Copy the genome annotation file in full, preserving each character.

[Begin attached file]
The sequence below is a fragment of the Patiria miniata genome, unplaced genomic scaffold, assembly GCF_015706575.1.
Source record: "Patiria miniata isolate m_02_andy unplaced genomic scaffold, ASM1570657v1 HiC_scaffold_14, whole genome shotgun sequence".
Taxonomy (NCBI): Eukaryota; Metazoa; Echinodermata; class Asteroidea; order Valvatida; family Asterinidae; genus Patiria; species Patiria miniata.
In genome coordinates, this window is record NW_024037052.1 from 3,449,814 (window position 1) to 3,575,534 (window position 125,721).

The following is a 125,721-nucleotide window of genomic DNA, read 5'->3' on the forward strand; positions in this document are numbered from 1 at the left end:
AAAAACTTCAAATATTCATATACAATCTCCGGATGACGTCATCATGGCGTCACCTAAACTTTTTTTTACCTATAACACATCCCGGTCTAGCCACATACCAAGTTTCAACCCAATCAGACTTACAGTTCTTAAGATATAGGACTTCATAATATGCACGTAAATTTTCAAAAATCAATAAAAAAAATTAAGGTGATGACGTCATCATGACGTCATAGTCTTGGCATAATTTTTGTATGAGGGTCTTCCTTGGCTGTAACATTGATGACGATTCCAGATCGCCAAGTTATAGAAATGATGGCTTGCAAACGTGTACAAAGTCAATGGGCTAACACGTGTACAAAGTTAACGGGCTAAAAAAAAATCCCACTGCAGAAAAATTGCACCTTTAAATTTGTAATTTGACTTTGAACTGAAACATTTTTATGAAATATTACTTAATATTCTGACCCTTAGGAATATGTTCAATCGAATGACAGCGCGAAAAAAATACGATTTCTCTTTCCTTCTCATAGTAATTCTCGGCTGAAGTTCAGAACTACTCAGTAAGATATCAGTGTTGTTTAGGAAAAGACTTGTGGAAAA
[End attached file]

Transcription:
The sequence below is a fragment of the Patiria miniata genome, unplaced genomic scaffold, assembly GCF_015706575.1.
Source record: "Patiria miniata isolate m_02_andy unplaced genomic scaffold, ASM1570657v1 HiC_scaffold_14, whole genome shotgun sequence".
Taxonomy (NCBI): Eukaryota; Metazoa; Echinodermata; class Asteroidea; order Valvatida; family Asterinidae; genus Patiria; species Patiria miniata.
In genome coordinates, this window is record NW_024037052.1 from 3,449,814 (window position 1) to 3,575,534 (window position 125,721).

The following is a 125,721-nucleotide window of genomic DNA, read 5'->3' on the forward strand; positions in this document are numbered from 1 at the left end:
AAAAACTTCAAATATTCATATACAATCTCCGGATGACGTCATCATGGCGTCACCTAAACTTTTTTTTACCTATAACACATCCCGGTCTAGCCACATACCAAGTTTCAACCCAATCAGACTTACAGTTCTTAAGATATAGGACTTCATAATATGCACGTAAATTTTCAAAAATCAATAAAAAAAATTAAGGTGATGACGTCATCATGACGTCATAGTCTTGGCATAATTTTTGTATGAGGGTCTTCCTTGGCTGTAACATTGATGACGATTCCAGATCGCCAAGTTATAGAAATGATGGCTTGCAAACGTGTACAAAGTCAATGGGCTAACACGTGTACAAAGTTAACGGGCTAAAAAAAAATCCCACTGCAGAAAAATTGCACCTTTAAATTTGTAATTTGACTTTGAACTGAAACATTTTTATGAAATATTACTTAATATTCTGACCCTTAGGAATATGTTCAATCGAATGACAGCGCGAAAAAAATACGATTTCTCTTTCCTTCTCATAGTAATTCTCGGCTGAAGTTCAGAACTACTCAGTAAGATATCAGTGTTGTTTAGGAAAAGACTTGTGGAAAA